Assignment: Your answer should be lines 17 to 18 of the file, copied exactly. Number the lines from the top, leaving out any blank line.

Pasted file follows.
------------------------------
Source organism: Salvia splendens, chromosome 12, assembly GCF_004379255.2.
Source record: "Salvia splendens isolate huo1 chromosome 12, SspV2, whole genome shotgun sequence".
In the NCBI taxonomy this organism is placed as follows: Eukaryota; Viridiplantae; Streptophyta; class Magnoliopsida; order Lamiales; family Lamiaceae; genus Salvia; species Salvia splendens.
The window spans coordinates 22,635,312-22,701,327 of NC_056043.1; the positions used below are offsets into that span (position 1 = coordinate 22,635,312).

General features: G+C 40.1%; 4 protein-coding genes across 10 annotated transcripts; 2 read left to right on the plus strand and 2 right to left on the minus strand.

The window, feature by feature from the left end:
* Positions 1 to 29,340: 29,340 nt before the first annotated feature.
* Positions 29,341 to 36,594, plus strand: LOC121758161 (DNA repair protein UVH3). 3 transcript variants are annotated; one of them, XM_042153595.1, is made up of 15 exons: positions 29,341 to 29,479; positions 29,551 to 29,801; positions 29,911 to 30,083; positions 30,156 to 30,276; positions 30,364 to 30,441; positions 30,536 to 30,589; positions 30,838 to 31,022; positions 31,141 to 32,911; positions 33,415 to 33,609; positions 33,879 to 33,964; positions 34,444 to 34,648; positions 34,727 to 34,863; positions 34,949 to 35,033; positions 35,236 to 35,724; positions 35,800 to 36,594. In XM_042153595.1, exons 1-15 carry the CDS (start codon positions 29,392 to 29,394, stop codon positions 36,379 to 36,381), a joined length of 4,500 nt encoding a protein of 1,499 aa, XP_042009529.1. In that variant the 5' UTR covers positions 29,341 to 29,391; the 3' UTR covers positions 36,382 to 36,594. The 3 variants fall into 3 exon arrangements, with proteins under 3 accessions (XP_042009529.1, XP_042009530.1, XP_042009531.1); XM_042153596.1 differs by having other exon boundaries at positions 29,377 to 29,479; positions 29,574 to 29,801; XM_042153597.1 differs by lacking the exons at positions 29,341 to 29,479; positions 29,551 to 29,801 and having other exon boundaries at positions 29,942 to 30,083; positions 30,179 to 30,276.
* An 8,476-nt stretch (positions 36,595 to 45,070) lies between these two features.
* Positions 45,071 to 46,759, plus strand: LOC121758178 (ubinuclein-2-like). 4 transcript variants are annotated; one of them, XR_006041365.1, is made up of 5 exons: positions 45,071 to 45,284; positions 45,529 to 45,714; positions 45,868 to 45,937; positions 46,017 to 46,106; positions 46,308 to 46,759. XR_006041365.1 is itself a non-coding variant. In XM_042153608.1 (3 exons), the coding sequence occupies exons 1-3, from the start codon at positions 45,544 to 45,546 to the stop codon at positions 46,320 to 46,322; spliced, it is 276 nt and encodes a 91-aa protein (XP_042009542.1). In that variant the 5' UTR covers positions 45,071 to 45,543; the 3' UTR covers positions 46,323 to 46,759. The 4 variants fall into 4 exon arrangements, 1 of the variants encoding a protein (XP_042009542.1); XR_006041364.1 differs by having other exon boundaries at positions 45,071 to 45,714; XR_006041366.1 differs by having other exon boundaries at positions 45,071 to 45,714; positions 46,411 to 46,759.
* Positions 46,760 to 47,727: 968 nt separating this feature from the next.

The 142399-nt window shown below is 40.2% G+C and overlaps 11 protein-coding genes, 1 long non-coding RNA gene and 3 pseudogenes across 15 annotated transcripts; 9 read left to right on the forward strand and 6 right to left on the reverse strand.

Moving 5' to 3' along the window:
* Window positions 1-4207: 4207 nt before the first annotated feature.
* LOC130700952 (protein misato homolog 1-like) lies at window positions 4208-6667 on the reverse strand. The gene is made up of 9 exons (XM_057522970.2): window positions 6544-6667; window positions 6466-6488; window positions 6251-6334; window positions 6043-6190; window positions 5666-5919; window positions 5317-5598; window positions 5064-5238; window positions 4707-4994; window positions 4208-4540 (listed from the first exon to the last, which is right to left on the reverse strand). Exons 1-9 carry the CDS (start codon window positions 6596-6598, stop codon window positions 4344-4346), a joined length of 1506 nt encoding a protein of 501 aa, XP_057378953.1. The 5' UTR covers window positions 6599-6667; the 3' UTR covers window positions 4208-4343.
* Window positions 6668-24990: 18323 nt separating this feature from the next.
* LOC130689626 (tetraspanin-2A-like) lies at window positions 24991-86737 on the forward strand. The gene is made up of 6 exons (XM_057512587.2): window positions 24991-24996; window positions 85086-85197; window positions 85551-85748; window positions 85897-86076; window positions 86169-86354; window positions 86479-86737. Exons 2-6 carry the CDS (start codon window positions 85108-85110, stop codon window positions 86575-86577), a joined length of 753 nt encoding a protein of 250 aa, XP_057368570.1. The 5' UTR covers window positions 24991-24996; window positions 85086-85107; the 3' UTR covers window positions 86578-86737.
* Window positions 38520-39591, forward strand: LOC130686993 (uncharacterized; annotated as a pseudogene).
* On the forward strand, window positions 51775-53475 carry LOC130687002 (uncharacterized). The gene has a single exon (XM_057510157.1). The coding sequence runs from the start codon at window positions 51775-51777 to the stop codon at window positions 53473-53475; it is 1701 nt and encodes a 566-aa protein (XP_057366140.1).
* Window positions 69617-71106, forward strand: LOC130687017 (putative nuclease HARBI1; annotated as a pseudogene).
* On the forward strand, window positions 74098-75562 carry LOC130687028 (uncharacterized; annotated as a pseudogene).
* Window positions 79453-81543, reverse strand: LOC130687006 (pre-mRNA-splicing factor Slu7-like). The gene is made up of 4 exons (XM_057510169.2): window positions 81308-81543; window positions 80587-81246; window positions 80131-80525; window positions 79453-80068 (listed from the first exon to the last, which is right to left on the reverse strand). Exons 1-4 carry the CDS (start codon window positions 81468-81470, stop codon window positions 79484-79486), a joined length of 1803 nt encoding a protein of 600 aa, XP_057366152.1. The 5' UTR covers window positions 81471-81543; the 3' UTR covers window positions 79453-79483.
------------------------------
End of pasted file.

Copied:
* LOC130689626 (tetraspanin-2A-like) lies at window positions 24991-86737 on the forward strand. The gene is made up of 6 exons (XM_057512587.2): window positions 24991-24996; window positions 85086-85197; window positions 85551-85748; window positions 85897-86076; window positions 86169-86354; window positions 86479-86737. Exons 2-6 carry the CDS (start codon window positions 85108-85110, stop codon window positions 86575-86577), a joined length of 753 nt encoding a protein of 250 aa, XP_057368570.1. The 5' UTR covers window positions 24991-24996; window positions 85086-85107; the 3' UTR covers window positions 86578-86737.
* Window positions 38520-39591, forward strand: LOC130686993 (uncharacterized; annotated as a pseudogene).